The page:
At Bole International Airport, the number of passengers has more than doubled in the last five years.
Yes, currently the number of international passengers that have been served by Ethiopian airline exceeds 4 million passengers with more than 65 international destinations. Ethiopian Airlines is also one of the biggest cargo service providers in Africa.
So there is a focus on passengers, as well as freight, which is crucial to bring everything together. Ethiopian Airlines is a member of the Star Alliance, and aims to be a world-class airline. What role does Ethiopian Airlines play as the nation’s flagship and worldwide ambassador?
Ethiopian Airlines was first established 65 years ago, and since that time they have been promoting Ethiopian culture and commodities all over the world. Today, in terms of attracting tourists, Ethiopian Airlines has played a vital role.
Ethiopian Airlines plays a huge role in bringing passengers here, and the airport is becoming more and more of a transit hub. Would you like to see Bole International Airport as an international hub and gateway for East Africa?
Yes, Bole International Airport is one of the biggest and fastest growing airports in Africa with a capacity of serving more than 5 million passengers per year.
In Africa, the market share for African Airlines is less than 20%. There are few African airlines which survived fierce competition in the industry. Bole International Airport has a strategic advantage to become transit hub for international and African passengers. Taking this competitive advantage into consideration the airport enterprise has started investing in airport infrastructure and facilities. Advanced radar technologies, highly sophisticated aircraft take off and landing equipments have been constructed.
One goal is to increase the number of tourists here. Germans are the biggest spenders in tourism. How are you targeting German tourists?
We have a direct flight to Frankfurt in addition to other parts of Europe. Europe in general and Germany in particular are the biggest markets we are focusing on in terms of tourism attraction and air transport service, as I said Germany is one of our first priorities in Europe in terms of attracting tourists and investment.
There are so many on-going projects, but what are the main responsibilities of your ministry? What is your main focus?
The main responsibilities and top priorities for the Transport Ministry are to make sure that planning and implementations of strategic projects like rail and road have been properly managed as well as checking whether quality has been ensured. We have a properly designed system to control and supervise whether institutions deliver the high priority projects timely and within their allocated resources. The other priority is enhancing the implementation and project management capacity of implementing agencies, enterprises and private contractors.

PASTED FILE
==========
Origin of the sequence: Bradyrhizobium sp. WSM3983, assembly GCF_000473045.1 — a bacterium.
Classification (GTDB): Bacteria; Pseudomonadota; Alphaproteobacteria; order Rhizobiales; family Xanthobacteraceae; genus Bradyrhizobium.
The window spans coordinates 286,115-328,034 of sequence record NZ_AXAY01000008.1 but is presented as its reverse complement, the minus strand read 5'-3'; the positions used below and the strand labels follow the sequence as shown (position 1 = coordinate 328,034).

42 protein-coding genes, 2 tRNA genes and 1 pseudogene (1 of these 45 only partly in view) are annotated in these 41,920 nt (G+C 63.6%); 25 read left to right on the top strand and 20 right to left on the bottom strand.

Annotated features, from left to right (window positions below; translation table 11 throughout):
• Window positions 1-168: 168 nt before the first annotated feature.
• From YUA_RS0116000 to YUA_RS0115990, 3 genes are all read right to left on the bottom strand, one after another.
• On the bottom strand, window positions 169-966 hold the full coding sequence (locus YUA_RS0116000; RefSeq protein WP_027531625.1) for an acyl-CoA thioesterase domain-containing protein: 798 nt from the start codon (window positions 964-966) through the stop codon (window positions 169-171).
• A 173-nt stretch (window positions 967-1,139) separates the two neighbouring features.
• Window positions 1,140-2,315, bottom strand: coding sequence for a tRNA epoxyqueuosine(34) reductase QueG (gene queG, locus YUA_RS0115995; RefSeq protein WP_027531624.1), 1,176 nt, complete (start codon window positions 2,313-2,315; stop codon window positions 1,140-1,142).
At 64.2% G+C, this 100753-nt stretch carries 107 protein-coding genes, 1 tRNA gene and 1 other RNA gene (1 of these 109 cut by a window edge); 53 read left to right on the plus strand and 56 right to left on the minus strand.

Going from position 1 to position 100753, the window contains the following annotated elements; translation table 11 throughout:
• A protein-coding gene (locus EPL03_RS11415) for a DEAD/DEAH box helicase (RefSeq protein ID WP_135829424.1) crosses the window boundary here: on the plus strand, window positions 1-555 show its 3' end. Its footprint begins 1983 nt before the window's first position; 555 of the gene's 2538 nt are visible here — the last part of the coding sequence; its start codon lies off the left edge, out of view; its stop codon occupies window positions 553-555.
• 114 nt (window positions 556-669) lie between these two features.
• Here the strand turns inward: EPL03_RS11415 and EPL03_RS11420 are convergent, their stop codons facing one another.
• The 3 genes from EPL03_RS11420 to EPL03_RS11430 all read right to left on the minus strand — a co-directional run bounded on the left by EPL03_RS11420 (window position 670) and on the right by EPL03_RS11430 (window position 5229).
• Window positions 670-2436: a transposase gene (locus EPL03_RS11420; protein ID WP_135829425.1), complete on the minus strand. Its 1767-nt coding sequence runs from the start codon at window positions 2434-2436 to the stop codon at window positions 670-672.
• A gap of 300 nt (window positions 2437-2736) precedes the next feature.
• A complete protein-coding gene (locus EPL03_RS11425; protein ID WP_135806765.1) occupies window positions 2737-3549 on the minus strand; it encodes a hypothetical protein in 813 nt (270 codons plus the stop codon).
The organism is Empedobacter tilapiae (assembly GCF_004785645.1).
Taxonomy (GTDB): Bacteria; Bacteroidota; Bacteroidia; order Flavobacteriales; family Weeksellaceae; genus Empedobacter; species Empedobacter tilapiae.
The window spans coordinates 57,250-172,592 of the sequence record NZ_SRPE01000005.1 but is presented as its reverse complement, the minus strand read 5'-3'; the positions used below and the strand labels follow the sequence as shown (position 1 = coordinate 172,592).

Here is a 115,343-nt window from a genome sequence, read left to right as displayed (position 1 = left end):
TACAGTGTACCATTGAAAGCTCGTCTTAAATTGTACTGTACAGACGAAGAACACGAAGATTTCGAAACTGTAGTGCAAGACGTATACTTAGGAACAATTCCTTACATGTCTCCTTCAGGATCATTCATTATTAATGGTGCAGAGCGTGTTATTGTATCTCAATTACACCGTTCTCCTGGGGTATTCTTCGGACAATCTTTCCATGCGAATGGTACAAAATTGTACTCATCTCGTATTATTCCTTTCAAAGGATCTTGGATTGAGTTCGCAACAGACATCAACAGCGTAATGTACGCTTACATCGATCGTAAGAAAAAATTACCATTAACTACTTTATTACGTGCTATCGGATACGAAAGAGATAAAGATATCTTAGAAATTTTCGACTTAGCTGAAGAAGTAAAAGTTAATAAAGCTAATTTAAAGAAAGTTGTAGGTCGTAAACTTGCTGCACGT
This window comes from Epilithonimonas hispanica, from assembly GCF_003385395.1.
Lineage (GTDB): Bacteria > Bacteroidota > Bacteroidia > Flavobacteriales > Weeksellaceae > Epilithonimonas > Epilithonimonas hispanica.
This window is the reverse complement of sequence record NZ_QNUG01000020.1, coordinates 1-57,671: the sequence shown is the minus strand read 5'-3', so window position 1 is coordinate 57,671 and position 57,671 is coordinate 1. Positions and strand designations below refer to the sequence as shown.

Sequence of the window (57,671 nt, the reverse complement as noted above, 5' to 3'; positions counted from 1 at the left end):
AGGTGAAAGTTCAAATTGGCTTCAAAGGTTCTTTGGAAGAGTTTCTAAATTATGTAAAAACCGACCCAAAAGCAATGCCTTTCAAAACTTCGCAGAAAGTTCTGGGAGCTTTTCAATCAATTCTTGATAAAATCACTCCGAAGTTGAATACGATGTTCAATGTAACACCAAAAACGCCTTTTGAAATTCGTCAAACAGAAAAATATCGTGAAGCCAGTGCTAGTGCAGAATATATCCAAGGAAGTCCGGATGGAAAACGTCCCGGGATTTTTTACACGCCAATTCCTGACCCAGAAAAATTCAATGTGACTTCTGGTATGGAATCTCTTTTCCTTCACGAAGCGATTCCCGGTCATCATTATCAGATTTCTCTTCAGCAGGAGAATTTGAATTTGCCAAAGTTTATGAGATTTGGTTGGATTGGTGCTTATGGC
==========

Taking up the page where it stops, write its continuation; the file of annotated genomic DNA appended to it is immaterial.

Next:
Moving forward, expanding rail and roads is not only crucial for domestic demand to develop Ethiopia, but also to open the country to international markets. What are your needs in terms of technology, know-how, and investment?
We have plenty of experience in road construction but the railway industry is new to our country. Ethiopia had built a railway line 100 years ago called Ethio-Djibouti railway, but now it is closed. Understanding the few experiences we have had in the railway industry, we have tried to focus on building the human resources and technological capability necessary to design, construct and manage railway projects. Training railway engineers and project managers is top priority, and a railway excellence centre has been created to ensure continued supply of trained human resources. Various mechanisms have also been designed to transfer knowledge and technology.
Of all these achievements, what is the one you are most proud of?
What I’m most proud of, of all the achievements that we have made so far, is the greatest capacity that we have created in terms of skill and know how, that can be a guarantee to sustain the growth that we achieved so far. We will aggressively continue training and educating the young generation so that the skills and knowledge needed to sustain our growth are ensured.
Where would you like to see the transport sector in ten years’ time?
I would like to see highly developed and advanced transport infrastructures and services. Over the last few years the government has invested a lot of resources to improve transport infrastructure and services with the aim to improve trade competitiveness.
In the next five years, I think the utilisation of IT technologies and intelligent transport systems, IT enhanced traffic and fleet management system and services will be major areas of investment in transport.
Do you have a final message for our readers about Ethiopia?
Ethiopia has a sound investment policy to attract foreign direct investment. We would like to see vibrant German investors to come here and invest. Thank you.